Sunday, June 3, 2012

Super Soaker Breakdown

While it's certainly not a major focus of mine, I have invested enough time in using the Nerf-line of Super Soakers to feel like I could at least provide some insight and advice about these blasters as a resource to you, my curious readers, about what blaster might fit you best.  I'll admit, that not even I have determined the "best" blaster for me, but hopefully through the info I provide here, you can figure out what works best for you.  I'll only be providing a review of blasters that I've actually had experience with, so this is NOT a full lineup (though it's quite close!)

Shot Blast
Pictured with a Lightningstorm Shield
Arguably one of the better rifles out there, the Shot Blast is easy to use, comfortable, and has some nice basic options that make it a solid well-rounded water blaster.  It's got a front and back tactical rail that can fit accessories easily.  I find that the front rail is best used for a sheild (if you're into using those).  Of the rifles/pistols in this Super Soaker lineup, the Shot Blast certainly provides the most powerful stream of all of them.  The diameter of water is much thicker than the puny streams most of the other blasters manage to dish out and it also gets excellent range.  It's collapsible stock (much like the Nerf Raider) is comfortable and can work on any N-Strike or Super Soaker blaster that use removable stocks.  It has a good internal water capacity that can last you quite awhile, but when you're spent, it can take a little time to fill it back up.  Also, this blaster lacks a trigger, which can take some getting used to.  It fires by pulling back on the pump handle.  Great all-around blaster!  This blaster was released in Red and Blue in 2010 and as a Target Exclusive in 2011.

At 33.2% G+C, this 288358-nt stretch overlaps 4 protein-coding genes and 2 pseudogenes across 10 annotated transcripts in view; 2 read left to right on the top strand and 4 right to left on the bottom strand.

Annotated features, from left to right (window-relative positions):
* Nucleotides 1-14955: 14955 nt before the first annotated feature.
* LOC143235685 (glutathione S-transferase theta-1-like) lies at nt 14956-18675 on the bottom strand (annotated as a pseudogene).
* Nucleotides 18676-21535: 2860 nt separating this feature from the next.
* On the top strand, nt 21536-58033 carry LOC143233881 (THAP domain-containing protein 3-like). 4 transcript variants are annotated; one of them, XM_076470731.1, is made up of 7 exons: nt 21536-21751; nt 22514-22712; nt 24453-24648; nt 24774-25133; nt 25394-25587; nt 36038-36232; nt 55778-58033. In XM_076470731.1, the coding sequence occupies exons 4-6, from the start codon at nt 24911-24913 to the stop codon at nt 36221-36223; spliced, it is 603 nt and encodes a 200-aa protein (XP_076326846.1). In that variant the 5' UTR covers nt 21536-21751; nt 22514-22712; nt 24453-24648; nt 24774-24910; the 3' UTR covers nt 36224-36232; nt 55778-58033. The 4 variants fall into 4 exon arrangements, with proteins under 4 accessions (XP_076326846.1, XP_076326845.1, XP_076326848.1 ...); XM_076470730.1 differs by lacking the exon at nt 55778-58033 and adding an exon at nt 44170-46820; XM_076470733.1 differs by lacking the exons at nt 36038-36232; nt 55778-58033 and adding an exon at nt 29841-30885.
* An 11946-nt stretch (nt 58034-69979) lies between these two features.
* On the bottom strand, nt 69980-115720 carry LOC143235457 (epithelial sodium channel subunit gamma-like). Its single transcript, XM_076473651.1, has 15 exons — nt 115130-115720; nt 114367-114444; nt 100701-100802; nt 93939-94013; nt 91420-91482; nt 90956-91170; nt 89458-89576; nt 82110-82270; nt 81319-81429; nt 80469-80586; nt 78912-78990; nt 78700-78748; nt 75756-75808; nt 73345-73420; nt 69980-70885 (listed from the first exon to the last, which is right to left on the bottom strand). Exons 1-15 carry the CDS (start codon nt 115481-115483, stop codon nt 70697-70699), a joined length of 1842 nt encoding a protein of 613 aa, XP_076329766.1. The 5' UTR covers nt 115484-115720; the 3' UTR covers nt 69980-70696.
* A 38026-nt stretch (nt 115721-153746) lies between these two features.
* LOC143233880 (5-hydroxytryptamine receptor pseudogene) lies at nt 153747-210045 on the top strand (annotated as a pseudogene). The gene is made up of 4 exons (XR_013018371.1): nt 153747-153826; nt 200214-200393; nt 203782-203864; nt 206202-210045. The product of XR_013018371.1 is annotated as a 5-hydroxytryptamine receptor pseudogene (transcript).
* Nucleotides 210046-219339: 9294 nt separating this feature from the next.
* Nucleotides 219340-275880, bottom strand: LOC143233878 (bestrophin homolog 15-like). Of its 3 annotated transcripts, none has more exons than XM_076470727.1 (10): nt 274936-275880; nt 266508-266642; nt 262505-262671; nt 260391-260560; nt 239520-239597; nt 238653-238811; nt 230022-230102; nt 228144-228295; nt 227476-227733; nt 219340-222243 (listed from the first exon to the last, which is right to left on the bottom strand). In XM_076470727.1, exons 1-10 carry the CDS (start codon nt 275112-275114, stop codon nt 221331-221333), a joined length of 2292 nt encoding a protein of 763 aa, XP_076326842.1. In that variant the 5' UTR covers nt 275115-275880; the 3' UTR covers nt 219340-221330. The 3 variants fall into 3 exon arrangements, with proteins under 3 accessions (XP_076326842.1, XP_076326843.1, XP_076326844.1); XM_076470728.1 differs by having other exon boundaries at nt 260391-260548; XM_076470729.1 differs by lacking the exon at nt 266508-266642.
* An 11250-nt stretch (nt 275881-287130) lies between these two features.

Pictured with a Lightningstorm Shield
Scatter Blast
This is a wonderful blaster with excellent range, capacity, and economy.  While it is one of the cheaper blasters in the lineup, it's stats give a hint of how great this guy really is.  It has the highest internal water capacity of any Super Soaker in this lineup (except the Hydro Cannon) and also has one of the highest listed ranges.  The spread from the Scatter blast makes it easy to cover lots of ground and it's high capacity ensures you won't run out anytime soon.  There's a tactical rail on top to mount accessories if you wish.  There's no trigger on this guy, so simply pump-to-fire it.  I was really surprised at how great of a blaster this was.  I only wish it had a stock!

Pictured stock
Hydro Cannon
The most powerful blaster in the new Super Soaker lineup, the Hydro Cannon's name is definitely earned.  Although it takes roughly 12-15 pumps to get it fully primed, each shot from this blaster has a nice hefty kick to it for both the user and the target.  It also has the best range of any of these blasters and can soak whatever target you find for it with ease.  It has an odd looking angled shield that attaches to one of it's two tactical rails.  While it does have a great capacity for water, it's really only good for about 6-7 full power shots.  If you consider the amount of time it takes in between shots as well as the rate that it eats through it's water supply, this is not a good choice for a fast-paced water war.  In the hands of a strategist or stowed away somewhere as a last-ditch effort, this blaster can be very useful but I wouldn't recommend betting it all on this blaster.

Pictured with a Lightningstorm Shield, Stock, and Drum